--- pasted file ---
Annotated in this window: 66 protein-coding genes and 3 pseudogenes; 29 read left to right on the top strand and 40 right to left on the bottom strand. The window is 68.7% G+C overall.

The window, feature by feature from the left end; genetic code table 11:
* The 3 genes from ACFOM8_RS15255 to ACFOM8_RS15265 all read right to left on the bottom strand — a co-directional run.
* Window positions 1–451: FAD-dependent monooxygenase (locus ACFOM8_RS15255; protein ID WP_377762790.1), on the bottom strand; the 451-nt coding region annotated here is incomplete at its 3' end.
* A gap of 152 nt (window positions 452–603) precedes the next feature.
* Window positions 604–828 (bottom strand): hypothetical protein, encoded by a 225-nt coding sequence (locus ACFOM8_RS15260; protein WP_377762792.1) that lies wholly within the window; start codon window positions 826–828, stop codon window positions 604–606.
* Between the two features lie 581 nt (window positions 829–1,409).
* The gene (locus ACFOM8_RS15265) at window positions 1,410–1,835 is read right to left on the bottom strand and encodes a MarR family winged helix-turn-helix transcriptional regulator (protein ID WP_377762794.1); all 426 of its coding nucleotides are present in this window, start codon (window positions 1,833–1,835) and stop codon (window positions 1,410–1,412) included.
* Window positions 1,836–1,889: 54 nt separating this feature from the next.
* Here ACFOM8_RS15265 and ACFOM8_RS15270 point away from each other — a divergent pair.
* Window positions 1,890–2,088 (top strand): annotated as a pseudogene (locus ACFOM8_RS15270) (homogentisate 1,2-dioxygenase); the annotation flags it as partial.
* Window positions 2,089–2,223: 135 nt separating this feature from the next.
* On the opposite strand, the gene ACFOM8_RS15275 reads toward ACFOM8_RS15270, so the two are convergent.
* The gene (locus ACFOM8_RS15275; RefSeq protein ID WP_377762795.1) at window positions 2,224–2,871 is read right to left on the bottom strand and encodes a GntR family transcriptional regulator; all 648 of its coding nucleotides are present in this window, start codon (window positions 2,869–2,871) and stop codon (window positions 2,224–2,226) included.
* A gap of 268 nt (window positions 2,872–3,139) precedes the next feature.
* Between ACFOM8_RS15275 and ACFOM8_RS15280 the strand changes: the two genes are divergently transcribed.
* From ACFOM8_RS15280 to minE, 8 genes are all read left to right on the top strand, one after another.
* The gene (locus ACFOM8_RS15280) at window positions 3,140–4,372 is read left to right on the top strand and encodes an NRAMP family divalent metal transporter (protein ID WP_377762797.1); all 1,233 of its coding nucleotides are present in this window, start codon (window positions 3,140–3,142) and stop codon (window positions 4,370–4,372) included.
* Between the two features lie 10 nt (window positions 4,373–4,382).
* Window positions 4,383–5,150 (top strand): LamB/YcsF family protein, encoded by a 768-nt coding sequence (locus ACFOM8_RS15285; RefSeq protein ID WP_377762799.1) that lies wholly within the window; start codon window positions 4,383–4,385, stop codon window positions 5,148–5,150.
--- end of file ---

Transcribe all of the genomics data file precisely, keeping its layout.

Annotated in this window: 66 protein-coding genes and 3 pseudogenes; 29 read left to right on the top strand and 40 right to left on the bottom strand. The window is 68.7% G+C overall.

The window, feature by feature from the left end; genetic code table 11:
* The 3 genes from ACFOM8_RS15255 to ACFOM8_RS15265 all read right to left on the bottom strand — a co-directional run.
* Window positions 1–451: FAD-dependent monooxygenase (locus ACFOM8_RS15255; protein ID WP_377762790.1), on the bottom strand; the 451-nt coding region annotated here is incomplete at its 3' end.
* A gap of 152 nt (window positions 452–603) precedes the next feature.
* Window positions 604–828 (bottom strand): hypothetical protein, encoded by a 225-nt coding sequence (locus ACFOM8_RS15260; protein WP_377762792.1) that lies wholly within the window; start codon window positions 826–828, stop codon window positions 604–606.
* Between the two features lie 581 nt (window positions 829–1,409).
* The gene (locus ACFOM8_RS15265) at window positions 1,410–1,835 is read right to left on the bottom strand and encodes a MarR family winged helix-turn-helix transcriptional regulator (protein ID WP_377762794.1); all 426 of its coding nucleotides are present in this window, start codon (window positions 1,833–1,835) and stop codon (window positions 1,410–1,412) included.
* Window positions 1,836–1,889: 54 nt separating this feature from the next.
* Here ACFOM8_RS15265 and ACFOM8_RS15270 point away from each other — a divergent pair.
* Window positions 1,890–2,088 (top strand): annotated as a pseudogene (locus ACFOM8_RS15270) (homogentisate 1,2-dioxygenase); the annotation flags it as partial.
* Window positions 2,089–2,223: 135 nt separating this feature from the next.
* On the opposite strand, the gene ACFOM8_RS15275 reads toward ACFOM8_RS15270, so the two are convergent.
* The gene (locus ACFOM8_RS15275; RefSeq protein ID WP_377762795.1) at window positions 2,224–2,871 is read right to left on the bottom strand and encodes a GntR family transcriptional regulator; all 648 of its coding nucleotides are present in this window, start codon (window positions 2,869–2,871) and stop codon (window positions 2,224–2,226) included.
* A gap of 268 nt (window positions 2,872–3,139) precedes the next feature.
* Between ACFOM8_RS15275 and ACFOM8_RS15280 the strand changes: the two genes are divergently transcribed.
* From ACFOM8_RS15280 to minE, 8 genes are all read left to right on the top strand, one after another.
* The gene (locus ACFOM8_RS15280) at window positions 3,140–4,372 is read left to right on the top strand and encodes an NRAMP family divalent metal transporter (protein ID WP_377762797.1); all 1,233 of its coding nucleotides are present in this window, start codon (window positions 3,140–3,142) and stop codon (window positions 4,370–4,372) included.
* Between the two features lie 10 nt (window positions 4,373–4,382).
* Window positions 4,383–5,150 (top strand): LamB/YcsF family protein, encoded by a 768-nt coding sequence (locus ACFOM8_RS15285; RefSeq protein ID WP_377762799.1) that lies wholly within the window; start codon window positions 4,383–4,385, stop codon window positions 5,148–5,150.